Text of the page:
Memphis, Tenn. — Start-up Beale Street Audio, which markets custom-install speakers, has begun shipping its first two in-ceiling subwoofers as a follow up to the shipment earlier this month of its first products, which are in-wall and in-ceiling speakers.
The company is also expanding its dealer base and planning additional products.
“We started shipping our first in-ceiling and in-wall speakers about a month ago, and we’re currently approaching 100 dealers, with more signed up internationally,” said executive director Mark Cichowski. “Our philosophy is to only launch a product when it is ready to ship within 30 days, so you will never hear about a Beale Street Audio product unless it is imminently available for sale.”
The company’s in-wall and in-ceiling speakers come in 4-, 6.5- and 8-inch versions at prices from $79 to $379 each. Beale also offers a two-channel amp and plans to offer additional amps in the next month or so, a spokesman said. The company “will definitely not limit themselves in terms of product development, so any audio product is a possibility,” he added.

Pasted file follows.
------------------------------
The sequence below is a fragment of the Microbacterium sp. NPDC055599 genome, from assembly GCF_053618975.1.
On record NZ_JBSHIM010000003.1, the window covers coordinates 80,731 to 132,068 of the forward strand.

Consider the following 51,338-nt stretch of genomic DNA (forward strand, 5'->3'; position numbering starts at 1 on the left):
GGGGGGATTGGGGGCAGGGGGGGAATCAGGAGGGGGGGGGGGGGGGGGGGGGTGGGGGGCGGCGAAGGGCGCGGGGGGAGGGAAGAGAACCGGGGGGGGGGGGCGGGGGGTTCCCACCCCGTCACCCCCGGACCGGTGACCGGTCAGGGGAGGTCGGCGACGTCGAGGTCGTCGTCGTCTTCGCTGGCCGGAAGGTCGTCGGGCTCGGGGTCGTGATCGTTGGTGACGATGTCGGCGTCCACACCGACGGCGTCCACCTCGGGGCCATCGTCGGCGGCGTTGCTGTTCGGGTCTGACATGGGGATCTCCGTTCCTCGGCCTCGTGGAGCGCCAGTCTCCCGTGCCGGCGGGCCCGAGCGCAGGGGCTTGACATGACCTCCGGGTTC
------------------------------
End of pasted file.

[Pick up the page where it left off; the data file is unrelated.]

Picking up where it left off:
The new enclosed subwoofers consist of a $229 6.5-inch model and an 8-inch $319 model. Neither is said to require that don’t require heavy bracing or backboxes to prevent wall vibrations that damage walls and create sonic artifacts, the company said.
The company said it resolved the problem with Sonic Vortex Technology to deliver more bass and a flatter frequency response from an in-ceiling design. The design moves air more efficiently and at higher speeds through multiple ports in the specially designed, vortex-shaped enclosure, the company explained.
The subs feature rigid Kevlar woofer material and a butyl rubber surround to deliver balanced sound when listeners are off-axis.
“By controlling the speed and motion of air through a speaker enclosure, we found that you can create incredibly powerful and articulate bass without requiring movement that can damage its surroundings,” said Beale founder Jim Murray.
Sonic Vortex Technology separates the main port of the enclosure into multiple sections, or “fins,” that compress and move air at a high rate of speed without port noise and also add to the cabinet’s rigidity. Compared to sealed models, the design delivers a 6dB to 9dB boost in the mid-lower bass ranges, the company said.
The subs are also said to be amplifier-friendly because sound and perform like a sealed subwoofer cabinet with the same impedance curve, Beale added.